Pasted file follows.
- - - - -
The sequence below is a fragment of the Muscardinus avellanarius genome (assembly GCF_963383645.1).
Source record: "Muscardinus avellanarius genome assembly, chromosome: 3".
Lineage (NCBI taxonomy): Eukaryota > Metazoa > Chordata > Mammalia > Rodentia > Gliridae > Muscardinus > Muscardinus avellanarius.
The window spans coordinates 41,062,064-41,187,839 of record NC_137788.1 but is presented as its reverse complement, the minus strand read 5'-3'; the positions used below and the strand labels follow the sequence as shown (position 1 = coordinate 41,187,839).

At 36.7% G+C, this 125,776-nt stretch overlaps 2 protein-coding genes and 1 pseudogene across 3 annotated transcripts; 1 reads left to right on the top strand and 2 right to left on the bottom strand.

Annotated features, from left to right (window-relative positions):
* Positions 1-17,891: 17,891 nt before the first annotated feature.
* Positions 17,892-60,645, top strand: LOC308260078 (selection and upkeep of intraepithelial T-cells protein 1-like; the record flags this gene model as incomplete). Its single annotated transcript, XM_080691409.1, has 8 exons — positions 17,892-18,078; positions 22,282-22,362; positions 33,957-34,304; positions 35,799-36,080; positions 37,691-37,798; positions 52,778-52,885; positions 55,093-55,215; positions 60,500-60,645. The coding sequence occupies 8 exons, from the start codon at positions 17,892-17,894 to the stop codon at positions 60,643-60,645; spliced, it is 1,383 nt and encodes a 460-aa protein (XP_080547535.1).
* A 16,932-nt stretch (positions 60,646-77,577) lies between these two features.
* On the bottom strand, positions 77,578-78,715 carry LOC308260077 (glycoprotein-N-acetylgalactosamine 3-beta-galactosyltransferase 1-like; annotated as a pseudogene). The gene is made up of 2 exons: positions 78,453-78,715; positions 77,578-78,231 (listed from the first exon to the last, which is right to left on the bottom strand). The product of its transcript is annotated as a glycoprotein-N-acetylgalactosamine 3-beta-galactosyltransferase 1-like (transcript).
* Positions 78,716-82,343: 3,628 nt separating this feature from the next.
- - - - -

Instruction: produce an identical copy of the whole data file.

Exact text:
The sequence below is a fragment of the Muscardinus avellanarius genome (assembly GCF_963383645.1).
Source record: "Muscardinus avellanarius genome assembly, chromosome: 3".
Lineage (NCBI taxonomy): Eukaryota > Metazoa > Chordata > Mammalia > Rodentia > Gliridae > Muscardinus > Muscardinus avellanarius.
The window spans coordinates 41,062,064-41,187,839 of record NC_137788.1 but is presented as its reverse complement, the minus strand read 5'-3'; the positions used below and the strand labels follow the sequence as shown (position 1 = coordinate 41,187,839).

At 36.7% G+C, this 125,776-nt stretch overlaps 2 protein-coding genes and 1 pseudogene across 3 annotated transcripts; 1 reads left to right on the top strand and 2 right to left on the bottom strand.

Annotated features, from left to right (window-relative positions):
* Positions 1-17,891: 17,891 nt before the first annotated feature.
* Positions 17,892-60,645, top strand: LOC308260078 (selection and upkeep of intraepithelial T-cells protein 1-like; the record flags this gene model as incomplete). Its single annotated transcript, XM_080691409.1, has 8 exons — positions 17,892-18,078; positions 22,282-22,362; positions 33,957-34,304; positions 35,799-36,080; positions 37,691-37,798; positions 52,778-52,885; positions 55,093-55,215; positions 60,500-60,645. The coding sequence occupies 8 exons, from the start codon at positions 17,892-17,894 to the stop codon at positions 60,643-60,645; spliced, it is 1,383 nt and encodes a 460-aa protein (XP_080547535.1).
* A 16,932-nt stretch (positions 60,646-77,577) lies between these two features.
* On the bottom strand, positions 77,578-78,715 carry LOC308260077 (glycoprotein-N-acetylgalactosamine 3-beta-galactosyltransferase 1-like; annotated as a pseudogene). The gene is made up of 2 exons: positions 78,453-78,715; positions 77,578-78,231 (listed from the first exon to the last, which is right to left on the bottom strand). The product of its transcript is annotated as a glycoprotein-N-acetylgalactosamine 3-beta-galactosyltransferase 1-like (transcript).
* Positions 78,716-82,343: 3,628 nt separating this feature from the next.